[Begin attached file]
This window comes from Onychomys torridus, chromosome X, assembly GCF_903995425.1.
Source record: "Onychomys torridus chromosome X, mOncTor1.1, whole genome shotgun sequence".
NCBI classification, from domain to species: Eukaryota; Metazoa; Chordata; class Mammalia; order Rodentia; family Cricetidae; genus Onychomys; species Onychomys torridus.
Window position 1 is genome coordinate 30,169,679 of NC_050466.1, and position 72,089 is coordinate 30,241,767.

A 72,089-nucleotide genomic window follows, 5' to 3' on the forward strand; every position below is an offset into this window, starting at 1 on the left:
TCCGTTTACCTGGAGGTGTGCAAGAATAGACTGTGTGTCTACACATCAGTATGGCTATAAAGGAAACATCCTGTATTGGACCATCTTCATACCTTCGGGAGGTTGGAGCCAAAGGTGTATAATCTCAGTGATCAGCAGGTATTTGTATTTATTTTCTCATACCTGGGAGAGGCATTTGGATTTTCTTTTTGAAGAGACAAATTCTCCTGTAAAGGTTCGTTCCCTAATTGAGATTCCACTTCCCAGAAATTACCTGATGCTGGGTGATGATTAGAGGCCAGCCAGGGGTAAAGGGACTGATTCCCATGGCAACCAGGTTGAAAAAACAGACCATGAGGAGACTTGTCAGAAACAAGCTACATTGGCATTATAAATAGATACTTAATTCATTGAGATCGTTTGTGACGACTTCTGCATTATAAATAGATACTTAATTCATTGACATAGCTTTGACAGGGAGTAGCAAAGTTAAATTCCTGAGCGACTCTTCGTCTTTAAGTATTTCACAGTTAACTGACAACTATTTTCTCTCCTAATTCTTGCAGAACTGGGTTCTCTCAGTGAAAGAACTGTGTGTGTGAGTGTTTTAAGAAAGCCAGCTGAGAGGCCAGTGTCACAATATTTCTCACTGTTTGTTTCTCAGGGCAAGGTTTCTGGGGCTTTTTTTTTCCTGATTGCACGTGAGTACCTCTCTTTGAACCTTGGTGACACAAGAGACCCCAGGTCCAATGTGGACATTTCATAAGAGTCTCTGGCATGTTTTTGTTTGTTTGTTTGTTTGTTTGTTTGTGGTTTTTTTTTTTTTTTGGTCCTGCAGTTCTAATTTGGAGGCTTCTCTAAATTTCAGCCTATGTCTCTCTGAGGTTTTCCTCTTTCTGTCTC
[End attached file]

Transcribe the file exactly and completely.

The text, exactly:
This window comes from Onychomys torridus, chromosome X, assembly GCF_903995425.1.
Source record: "Onychomys torridus chromosome X, mOncTor1.1, whole genome shotgun sequence".
NCBI classification, from domain to species: Eukaryota; Metazoa; Chordata; class Mammalia; order Rodentia; family Cricetidae; genus Onychomys; species Onychomys torridus.
Window position 1 is genome coordinate 30,169,679 of NC_050466.1, and position 72,089 is coordinate 30,241,767.

A 72,089-nucleotide genomic window follows, 5' to 3' on the forward strand; every position below is an offset into this window, starting at 1 on the left:
TCCGTTTACCTGGAGGTGTGCAAGAATAGACTGTGTGTCTACACATCAGTATGGCTATAAAGGAAACATCCTGTATTGGACCATCTTCATACCTTCGGGAGGTTGGAGCCAAAGGTGTATAATCTCAGTGATCAGCAGGTATTTGTATTTATTTTCTCATACCTGGGAGAGGCATTTGGATTTTCTTTTTGAAGAGACAAATTCTCCTGTAAAGGTTCGTTCCCTAATTGAGATTCCACTTCCCAGAAATTACCTGATGCTGGGTGATGATTAGAGGCCAGCCAGGGGTAAAGGGACTGATTCCCATGGCAACCAGGTTGAAAAAACAGACCATGAGGAGACTTGTCAGAAACAAGCTACATTGGCATTATAAATAGATACTTAATTCATTGAGATCGTTTGTGACGACTTCTGCATTATAAATAGATACTTAATTCATTGACATAGCTTTGACAGGGAGTAGCAAAGTTAAATTCCTGAGCGACTCTTCGTCTTTAAGTATTTCACAGTTAACTGACAACTATTTTCTCTCCTAATTCTTGCAGAACTGGGTTCTCTCAGTGAAAGAACTGTGTGTGTGAGTGTTTTAAGAAAGCCAGCTGAGAGGCCAGTGTCACAATATTTCTCACTGTTTGTTTCTCAGGGCAAGGTTTCTGGGGCTTTTTTTTTCCTGATTGCACGTGAGTACCTCTCTTTGAACCTTGGTGACACAAGAGACCCCAGGTCCAATGTGGACATTTCATAAGAGTCTCTGGCATGTTTTTGTTTGTTTGTTTGTTTGTTTGTTTGTGGTTTTTTTTTTTTTTTGGTCCTGCAGTTCTAATTTGGAGGCTTCTCTAAATTTCAGCCTATGTCTCTCTGAGGTTTTCCTCTTTCTGTCTC